Stalkerware and your phone
Stalkerware is spying software installed on your mobile without your permission that tracks what you do. If you’re worried, there are things you can do to protect yourself and your privacy.
What is stalkerware?
Stalkerware is a form of commercially available spyware that lets someone monitor another person they have a personal relationship with, including employees, spouses or intimate partners. The primary difference compared with spyware is that stalkerware is generally used by individuals, while spyware is used by government and law enforcement.
It’s important to understand the different types of stalkerware currently available, how they work, and what you can do to protect yourself from these types of apps.
Types of stalkerware apps and what they do
- Apps that monitor communications – stalkerware designed to record phone calls and log keystrokes of every message and email you send.
- Apps that track your location – stalkerware that keeps track of GPS coordinates or guesses your location based on the Wi-Fi networks you connect to. Location data can reveal a lot of information about you and your habits. When paired with other information, location data could help a hacker or stalker build up a picture about you and your movements. This could be a serious risk if you’ve got a vindictive ex-partner who wants to monitor your whereabouts and find out fresh details about your life.
- Apps that steal files and intimate data – these apps watch your device for any changes, and then transmit them to a server for a stalker to access. This can be particularly dangerous when it comes to sensitive data such as photographs, video, and other types of recordings. Two popular stalkerware apps, Cerberus and Reptillicus, operate in stealth mode, which means they allow users to read messages from third-party messengers like WhatsApp and Telegram, text messages, and view photos and videos in media galleries. Some stalkerware apps allow a user to track calendar events, take screenshots, access contact lists, and even take front camera photos.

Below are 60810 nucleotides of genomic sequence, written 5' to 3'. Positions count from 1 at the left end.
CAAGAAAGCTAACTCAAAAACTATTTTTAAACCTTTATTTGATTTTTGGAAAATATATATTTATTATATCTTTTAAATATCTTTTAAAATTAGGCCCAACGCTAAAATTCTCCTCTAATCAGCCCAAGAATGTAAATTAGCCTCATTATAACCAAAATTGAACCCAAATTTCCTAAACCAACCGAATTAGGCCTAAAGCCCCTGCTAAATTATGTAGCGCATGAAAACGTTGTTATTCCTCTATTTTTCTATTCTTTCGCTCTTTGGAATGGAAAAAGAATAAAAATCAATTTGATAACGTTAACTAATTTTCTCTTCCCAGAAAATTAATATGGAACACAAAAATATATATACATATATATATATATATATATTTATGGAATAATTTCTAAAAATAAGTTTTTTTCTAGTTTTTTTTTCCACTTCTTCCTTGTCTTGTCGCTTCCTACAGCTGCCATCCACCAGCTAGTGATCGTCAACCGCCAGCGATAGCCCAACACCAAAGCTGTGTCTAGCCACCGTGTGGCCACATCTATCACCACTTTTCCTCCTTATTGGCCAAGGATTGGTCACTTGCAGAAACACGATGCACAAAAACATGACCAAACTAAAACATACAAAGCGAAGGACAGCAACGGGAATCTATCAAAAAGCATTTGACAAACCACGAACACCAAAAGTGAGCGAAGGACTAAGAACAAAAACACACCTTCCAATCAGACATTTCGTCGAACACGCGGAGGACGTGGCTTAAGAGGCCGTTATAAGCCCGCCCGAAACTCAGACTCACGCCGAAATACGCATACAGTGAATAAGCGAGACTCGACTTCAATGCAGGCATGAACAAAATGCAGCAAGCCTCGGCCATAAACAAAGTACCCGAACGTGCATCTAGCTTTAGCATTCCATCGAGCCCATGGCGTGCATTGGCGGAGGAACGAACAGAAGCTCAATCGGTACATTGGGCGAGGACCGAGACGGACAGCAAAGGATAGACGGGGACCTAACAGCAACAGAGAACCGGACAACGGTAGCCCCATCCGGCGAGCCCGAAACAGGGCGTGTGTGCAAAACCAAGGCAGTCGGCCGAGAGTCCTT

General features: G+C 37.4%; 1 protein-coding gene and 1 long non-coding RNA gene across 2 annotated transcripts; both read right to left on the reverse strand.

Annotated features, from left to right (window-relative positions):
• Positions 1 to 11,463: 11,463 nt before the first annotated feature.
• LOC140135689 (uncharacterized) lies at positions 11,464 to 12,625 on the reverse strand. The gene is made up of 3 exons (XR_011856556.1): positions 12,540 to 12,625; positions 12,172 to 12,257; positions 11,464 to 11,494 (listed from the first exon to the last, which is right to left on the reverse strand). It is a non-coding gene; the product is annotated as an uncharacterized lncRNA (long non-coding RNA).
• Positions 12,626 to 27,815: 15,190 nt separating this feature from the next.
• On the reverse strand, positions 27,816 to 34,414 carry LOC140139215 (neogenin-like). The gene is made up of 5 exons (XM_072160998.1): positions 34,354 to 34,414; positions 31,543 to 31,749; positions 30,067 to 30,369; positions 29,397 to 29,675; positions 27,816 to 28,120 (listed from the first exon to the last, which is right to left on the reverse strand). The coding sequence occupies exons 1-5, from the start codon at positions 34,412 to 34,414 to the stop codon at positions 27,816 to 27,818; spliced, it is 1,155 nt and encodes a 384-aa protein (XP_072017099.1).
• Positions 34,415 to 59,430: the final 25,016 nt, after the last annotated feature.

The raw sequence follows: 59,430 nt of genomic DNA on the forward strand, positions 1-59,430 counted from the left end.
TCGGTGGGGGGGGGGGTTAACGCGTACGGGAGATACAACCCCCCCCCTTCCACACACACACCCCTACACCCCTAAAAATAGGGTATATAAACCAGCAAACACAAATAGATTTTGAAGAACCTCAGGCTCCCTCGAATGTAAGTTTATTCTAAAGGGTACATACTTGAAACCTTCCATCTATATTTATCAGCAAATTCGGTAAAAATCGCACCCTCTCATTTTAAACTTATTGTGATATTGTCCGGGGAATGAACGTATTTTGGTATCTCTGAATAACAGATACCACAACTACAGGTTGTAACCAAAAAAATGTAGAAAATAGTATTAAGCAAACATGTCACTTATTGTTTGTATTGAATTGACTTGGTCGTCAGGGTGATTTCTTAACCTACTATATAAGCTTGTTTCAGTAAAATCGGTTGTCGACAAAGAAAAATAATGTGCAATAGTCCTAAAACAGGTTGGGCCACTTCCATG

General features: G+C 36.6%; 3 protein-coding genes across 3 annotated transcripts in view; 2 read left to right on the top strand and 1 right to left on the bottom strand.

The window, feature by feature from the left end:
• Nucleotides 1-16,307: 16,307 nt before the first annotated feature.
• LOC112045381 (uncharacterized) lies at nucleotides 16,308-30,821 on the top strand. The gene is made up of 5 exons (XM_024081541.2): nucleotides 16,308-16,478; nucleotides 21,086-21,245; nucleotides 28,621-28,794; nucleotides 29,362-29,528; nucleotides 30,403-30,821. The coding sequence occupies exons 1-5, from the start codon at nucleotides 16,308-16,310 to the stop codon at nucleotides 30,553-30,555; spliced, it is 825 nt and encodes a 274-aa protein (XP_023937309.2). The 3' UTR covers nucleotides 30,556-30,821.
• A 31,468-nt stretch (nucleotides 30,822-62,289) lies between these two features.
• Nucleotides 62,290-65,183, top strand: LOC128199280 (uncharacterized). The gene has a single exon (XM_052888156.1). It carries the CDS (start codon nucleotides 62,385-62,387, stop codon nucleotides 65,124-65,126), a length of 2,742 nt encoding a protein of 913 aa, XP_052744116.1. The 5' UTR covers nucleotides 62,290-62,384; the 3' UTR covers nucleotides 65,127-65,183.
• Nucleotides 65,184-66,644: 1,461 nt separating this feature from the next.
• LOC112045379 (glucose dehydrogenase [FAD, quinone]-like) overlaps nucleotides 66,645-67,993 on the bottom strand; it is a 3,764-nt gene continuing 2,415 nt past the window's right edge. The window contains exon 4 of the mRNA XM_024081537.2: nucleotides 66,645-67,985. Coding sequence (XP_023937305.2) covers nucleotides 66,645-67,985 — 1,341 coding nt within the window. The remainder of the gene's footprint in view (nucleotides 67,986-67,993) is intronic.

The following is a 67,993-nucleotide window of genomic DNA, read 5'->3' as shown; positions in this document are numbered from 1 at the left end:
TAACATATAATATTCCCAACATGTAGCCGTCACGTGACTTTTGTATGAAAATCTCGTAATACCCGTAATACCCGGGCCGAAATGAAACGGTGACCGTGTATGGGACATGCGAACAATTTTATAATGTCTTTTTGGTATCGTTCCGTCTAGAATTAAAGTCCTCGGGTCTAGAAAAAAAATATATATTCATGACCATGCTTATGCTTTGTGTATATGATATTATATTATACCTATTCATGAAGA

Detecting and removing stalkerware apps from your mobile
Smartphones tend to be easier victims of stalkerware apps, largely because they’re easier to access, and people generally take their smartphones with them everywhere they go. The amount and type of data collected from a smartphone is often far more valuable than what can be extracted from a PC or laptop.
Signs of stalkerware
There are some tell-tale signs that your device may have stalkerware, including:
- Your smartphone behaves strangely after leaving it unattended,
- Unusual processes are running in your task or app managers,
- Your battery seems to be going flat much faster than usual,
- There is an unusually high data usage on your smartphone,
- Your device unexpectedly reboots or restarts,
- Your device heats up faster than usual or overheats in general,
- Your smartphone lights up when in standby mode,
There are altered permissions on apps and services.
How to remove stalkerware apps on iOS
- Scan for unfamiliar apps – one of the most effective ways to see if any stalkerware is on your phone is to manually check for anu unfamiliar apps. If you don’t remember installing an app, it might be a good idea to click on it and check the app yourself. If you’re still unsure if an app is stalkerware, search for its name online to get more information.